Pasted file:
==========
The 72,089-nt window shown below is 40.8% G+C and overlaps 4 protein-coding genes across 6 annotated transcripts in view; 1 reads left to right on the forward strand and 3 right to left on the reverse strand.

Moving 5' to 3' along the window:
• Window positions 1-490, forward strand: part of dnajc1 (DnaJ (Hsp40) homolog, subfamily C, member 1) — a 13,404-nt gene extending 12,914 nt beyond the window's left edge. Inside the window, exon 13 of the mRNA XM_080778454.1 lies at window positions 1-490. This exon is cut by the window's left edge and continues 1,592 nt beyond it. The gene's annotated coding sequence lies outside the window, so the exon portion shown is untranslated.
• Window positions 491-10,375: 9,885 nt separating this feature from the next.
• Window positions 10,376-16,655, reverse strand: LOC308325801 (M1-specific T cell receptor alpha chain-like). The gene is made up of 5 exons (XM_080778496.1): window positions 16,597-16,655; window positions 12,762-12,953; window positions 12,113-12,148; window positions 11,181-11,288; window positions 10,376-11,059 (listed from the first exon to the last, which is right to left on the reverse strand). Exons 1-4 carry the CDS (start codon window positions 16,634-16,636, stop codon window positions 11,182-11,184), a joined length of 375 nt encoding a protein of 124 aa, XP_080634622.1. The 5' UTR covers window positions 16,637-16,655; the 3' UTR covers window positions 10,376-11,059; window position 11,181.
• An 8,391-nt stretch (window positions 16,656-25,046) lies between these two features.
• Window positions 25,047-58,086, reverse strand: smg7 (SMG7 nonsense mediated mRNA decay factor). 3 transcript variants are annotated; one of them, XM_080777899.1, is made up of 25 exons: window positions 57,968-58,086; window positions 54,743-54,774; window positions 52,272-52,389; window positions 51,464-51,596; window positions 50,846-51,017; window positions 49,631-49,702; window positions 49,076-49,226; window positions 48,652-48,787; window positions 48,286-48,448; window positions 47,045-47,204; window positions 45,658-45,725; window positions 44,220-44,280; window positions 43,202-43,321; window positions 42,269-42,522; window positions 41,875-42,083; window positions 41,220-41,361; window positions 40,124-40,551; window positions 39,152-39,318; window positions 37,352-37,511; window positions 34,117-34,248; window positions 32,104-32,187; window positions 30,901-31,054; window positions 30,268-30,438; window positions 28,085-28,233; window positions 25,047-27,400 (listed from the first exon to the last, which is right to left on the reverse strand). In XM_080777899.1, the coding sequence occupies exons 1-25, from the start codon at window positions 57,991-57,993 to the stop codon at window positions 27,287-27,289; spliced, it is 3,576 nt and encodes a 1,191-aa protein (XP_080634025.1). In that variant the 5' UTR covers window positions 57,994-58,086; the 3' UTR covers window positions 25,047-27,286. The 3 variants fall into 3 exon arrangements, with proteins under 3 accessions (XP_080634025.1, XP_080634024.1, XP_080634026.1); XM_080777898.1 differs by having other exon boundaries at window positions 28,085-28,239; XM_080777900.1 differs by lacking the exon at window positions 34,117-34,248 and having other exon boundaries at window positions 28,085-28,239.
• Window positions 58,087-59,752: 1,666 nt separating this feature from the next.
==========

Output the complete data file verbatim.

The 72,089-nt window shown below is 40.8% G+C and overlaps 4 protein-coding genes across 6 annotated transcripts in view; 1 reads left to right on the forward strand and 3 right to left on the reverse strand.

Moving 5' to 3' along the window:
• Window positions 1-490, forward strand: part of dnajc1 (DnaJ (Hsp40) homolog, subfamily C, member 1) — a 13,404-nt gene extending 12,914 nt beyond the window's left edge. Inside the window, exon 13 of the mRNA XM_080778454.1 lies at window positions 1-490. This exon is cut by the window's left edge and continues 1,592 nt beyond it. The gene's annotated coding sequence lies outside the window, so the exon portion shown is untranslated.
• Window positions 491-10,375: 9,885 nt separating this feature from the next.
• Window positions 10,376-16,655, reverse strand: LOC308325801 (M1-specific T cell receptor alpha chain-like). The gene is made up of 5 exons (XM_080778496.1): window positions 16,597-16,655; window positions 12,762-12,953; window positions 12,113-12,148; window positions 11,181-11,288; window positions 10,376-11,059 (listed from the first exon to the last, which is right to left on the reverse strand). Exons 1-4 carry the CDS (start codon window positions 16,634-16,636, stop codon window positions 11,182-11,184), a joined length of 375 nt encoding a protein of 124 aa, XP_080634622.1. The 5' UTR covers window positions 16,637-16,655; the 3' UTR covers window positions 10,376-11,059; window position 11,181.
• An 8,391-nt stretch (window positions 16,656-25,046) lies between these two features.
• Window positions 25,047-58,086, reverse strand: smg7 (SMG7 nonsense mediated mRNA decay factor). 3 transcript variants are annotated; one of them, XM_080777899.1, is made up of 25 exons: window positions 57,968-58,086; window positions 54,743-54,774; window positions 52,272-52,389; window positions 51,464-51,596; window positions 50,846-51,017; window positions 49,631-49,702; window positions 49,076-49,226; window positions 48,652-48,787; window positions 48,286-48,448; window positions 47,045-47,204; window positions 45,658-45,725; window positions 44,220-44,280; window positions 43,202-43,321; window positions 42,269-42,522; window positions 41,875-42,083; window positions 41,220-41,361; window positions 40,124-40,551; window positions 39,152-39,318; window positions 37,352-37,511; window positions 34,117-34,248; window positions 32,104-32,187; window positions 30,901-31,054; window positions 30,268-30,438; window positions 28,085-28,233; window positions 25,047-27,400 (listed from the first exon to the last, which is right to left on the reverse strand). In XM_080777899.1, the coding sequence occupies exons 1-25, from the start codon at window positions 57,991-57,993 to the stop codon at window positions 27,287-27,289; spliced, it is 3,576 nt and encodes a 1,191-aa protein (XP_080634025.1). In that variant the 5' UTR covers window positions 57,994-58,086; the 3' UTR covers window positions 25,047-27,286. The 3 variants fall into 3 exon arrangements, with proteins under 3 accessions (XP_080634025.1, XP_080634024.1, XP_080634026.1); XM_080777898.1 differs by having other exon boundaries at window positions 28,085-28,239; XM_080777900.1 differs by lacking the exon at window positions 34,117-34,248 and having other exon boundaries at window positions 28,085-28,239.
• Window positions 58,087-59,752: 1,666 nt separating this feature from the next.